Otto Stapf

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Otto Stapf
Otto Stapf 1924.jpg
Born(1857-03-23)23 March 1857
Died3 August 1933(1933-08-03) (aged 76)
Awards Linnean Medal (1927)
Fellow of the Royal Society
Scientific career
Institutions Royal Botanic Gardens, Kew

Otto Stapf FRS [1] (23 April 1857, in Perneck near Bad Ischl – 3 August 1933, in Innsbruck) [2] was an Austrian born botanist and taxonomist, the son of Joseph Stapf, [3] who worked in the Hallstatt salt-mines. [2] He grew up in Hallstatt and later published about the archaeological plant remains from the Late Bronze- and Iron Age mines [4] that had been uncovered by his father.


Stapf studied botany in Vienna under Julius Wiesner, where he received his PhD with a dissertation on cristals and cristalloids in plants. 1882 he became assistant professor (Assistent) of Anton Kerner. In 1887 he was made Privatdozent (lecturer without a chair) in Vienna. He published the results of an expedition Jakob Eduard Polak, the personal physician of Nasr al-Din, the Shah of Persia, had conducted in 1882, and plants collected by Felix von Luschan in Lycia and Mesopotamia 1881–1883. In 1885, Polak sponsored Stapf to conduct a botanical expedition of his own to South- and Western Persia, [5] which was to last nine month. This led to the discovery of numerous new species, which Stapf started to publish. Including Iris meda . [6]

After his return, Stapf was harassed by his boss, Anton Kerner, who voiced his disapproval of his travels. It was rumoured that Kerner wanted Stapf's job for Richard Wettstein, the new husband of his daughter Adele. [5] He publicly accused him of wrong identifications of plants collected during the expedition.

In the end, Stapf moved to Royal Botanic Gardens, Kew in 1890. He was keeper of the Herbarium from 1909 to 1920 and became British citizen in 1905. [2] He was awarded the Linnean Medal in 1927.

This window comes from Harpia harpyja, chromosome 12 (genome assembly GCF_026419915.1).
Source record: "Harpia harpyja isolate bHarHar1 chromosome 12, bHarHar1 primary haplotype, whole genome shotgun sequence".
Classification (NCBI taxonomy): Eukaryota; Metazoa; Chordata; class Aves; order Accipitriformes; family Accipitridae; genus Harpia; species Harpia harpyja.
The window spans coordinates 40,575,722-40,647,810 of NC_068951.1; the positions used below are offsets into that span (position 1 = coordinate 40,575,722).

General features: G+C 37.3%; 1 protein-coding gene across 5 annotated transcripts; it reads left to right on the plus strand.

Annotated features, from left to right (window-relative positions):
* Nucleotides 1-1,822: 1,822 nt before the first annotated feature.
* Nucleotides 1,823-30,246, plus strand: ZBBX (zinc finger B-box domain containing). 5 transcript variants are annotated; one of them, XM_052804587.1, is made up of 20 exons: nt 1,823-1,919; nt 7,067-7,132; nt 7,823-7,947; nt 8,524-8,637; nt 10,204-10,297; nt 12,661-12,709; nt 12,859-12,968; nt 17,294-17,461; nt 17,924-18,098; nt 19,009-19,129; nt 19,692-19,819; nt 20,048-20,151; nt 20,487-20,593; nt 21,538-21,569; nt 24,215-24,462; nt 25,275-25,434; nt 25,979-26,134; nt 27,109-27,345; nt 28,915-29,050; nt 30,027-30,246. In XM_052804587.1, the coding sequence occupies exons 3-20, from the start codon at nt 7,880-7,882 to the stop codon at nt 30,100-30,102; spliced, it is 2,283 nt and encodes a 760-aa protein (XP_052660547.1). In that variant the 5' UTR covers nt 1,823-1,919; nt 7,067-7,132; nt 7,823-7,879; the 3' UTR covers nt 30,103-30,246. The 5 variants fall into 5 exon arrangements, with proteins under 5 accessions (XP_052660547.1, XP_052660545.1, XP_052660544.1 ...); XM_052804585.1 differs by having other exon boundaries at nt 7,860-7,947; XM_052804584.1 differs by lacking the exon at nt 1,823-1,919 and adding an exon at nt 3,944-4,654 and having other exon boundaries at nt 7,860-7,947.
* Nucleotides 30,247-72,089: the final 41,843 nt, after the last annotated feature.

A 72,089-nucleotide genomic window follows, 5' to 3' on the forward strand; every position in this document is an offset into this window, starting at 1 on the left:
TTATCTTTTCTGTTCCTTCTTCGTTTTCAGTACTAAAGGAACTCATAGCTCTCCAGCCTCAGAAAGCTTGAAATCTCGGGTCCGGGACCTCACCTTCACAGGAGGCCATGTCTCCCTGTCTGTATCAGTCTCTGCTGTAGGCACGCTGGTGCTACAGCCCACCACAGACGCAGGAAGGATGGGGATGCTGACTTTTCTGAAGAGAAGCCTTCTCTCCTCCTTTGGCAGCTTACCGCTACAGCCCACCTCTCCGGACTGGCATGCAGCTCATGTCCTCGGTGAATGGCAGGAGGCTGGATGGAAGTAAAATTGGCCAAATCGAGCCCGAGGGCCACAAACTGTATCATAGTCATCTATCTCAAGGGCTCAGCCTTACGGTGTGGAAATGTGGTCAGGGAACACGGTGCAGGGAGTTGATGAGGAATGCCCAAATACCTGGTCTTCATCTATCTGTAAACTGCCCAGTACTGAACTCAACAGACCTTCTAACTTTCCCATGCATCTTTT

In May 1908 he was elected a Fellow of the Royal Society. His candidacy citation read:

Principal Assistant, Royal Botanic Gardens, Kew. He is at home in all branches of Scientific Botany, and is well known for the thoroughness of his work. His numerous publications have been chiefly in the field of Systematic Botany. Before coming to England, he spent nine months on a botanical exploration of Persia. His most important publications are: - 'Botan. Ergebnisse der Polak'schen Expedition nach Persien' (Memoirs of the Imperial Academy, Vienna, 1885-1886); 'Beiträge zur Flora v Lycien, Carien u Mesopotamien' (ibid, 1885-1886); 'Die Arten der Gattung Ephedra' (ibid, 1889); 'Pedaliaceae and Martyniaceae' (Engler and Prantl's Die Natürlichen Pflanzenfamilien, 1895); 'Flora of Mount Kinabalu in North Borneo' (Trans Linn Soc, 1894); 'Melocanna bambusoides' (ibid, 1904); 'Structure of 'Sararanga sinuosa' (Journ Linn Soc, 1896); 'Dicellandra and Phaeoneuron' (ibid, 1900); 'Monograph of the Indian Aconites' (Annals, Royal Botanic Garden, Calcutta, 1905). In Hooker's Icones plantarum, about 100 plates with text, 1891-1905; Part of Gramineae (Flora of British India, 1897); 'Apocynaceae (Flora of Tropical Africa, 1904); Gramineae (Flora Capensis, 1897-1900); Lentibulariaceae (ibid, 1904); Pedaliaceae (ibid, 1904). [7]

He was also a member of the Austrian Academy of Sciences and the German botanical society.

The standard author abbreviation Stapf is used to indicate this person as the author when citing a botanical name. [8]


Stapf wrote on the Graminae in William Turner Thiselton Dyer's edition of the Flora capensis (1898–1900).

Other honours

In 1913 botanist Ernest Friedrich Gilg published Stapfiella , which is a genus of flowering plants from Tropical Africa belonging to the family Passifloraceae and named in his honour. [9] Then in 2004, Hildemar Scholz published Stapfochloa , which is a genus of grasses from America and Africa. [10]

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  1. H., A. W. (1933). "Otto Stapf. 1857-1933". Obituary Notices of Fellows of the Royal Society . 1 (2): 115–118. doi:10.1098/rsbm.1933.0007.
  2. 1 2 3 "Biography from: ÖBL 1815-1950". Vienna: Austrian Academy of Sciences. 2007. Archived from the original on 2014-08-26.
  3. "Dr. Otto Stapf, F.R.S." Bulletin of Miscellaneous Information. Kew: Royal Botanic Gardens. 1933 (8): 369–378. 1933. Bibcode:1933Natur.132Q.305.. doi: 10.1038/132305a0 . JSTOR   4113430.
  4. "Die Pflanzenreste des Hallstätter Heidengebirges". Zool.-Bot. Ges Österreich, Austria (in German): 407–418. 1886.
  5. 1 2 Speta, Franz (2000). "Warum Otto STAPF (1857-1933) Wien verlassen hat" (PDF). Phyton. Horn, Austria. 40 (1): 89–113.
  6. "Iris meda | International Plant Names Index". Retrieved 9 August 2020.
  7. "Library and Archive Catalogue". Royal Society. Archived from the original on 22 July 2012. Retrieved 21 October 2010.
  8. IPNI.  Stapf.
  9. "Stapfiella Gilg | Plants of the World Online | Kew Science". Plants of the World Online. Retrieved 12 March 2021.
  10. "Stapfochloa H.Scholz | Plants of the World Online | Kew Science". Plants of the World Online. Retrieved 18 December 2021.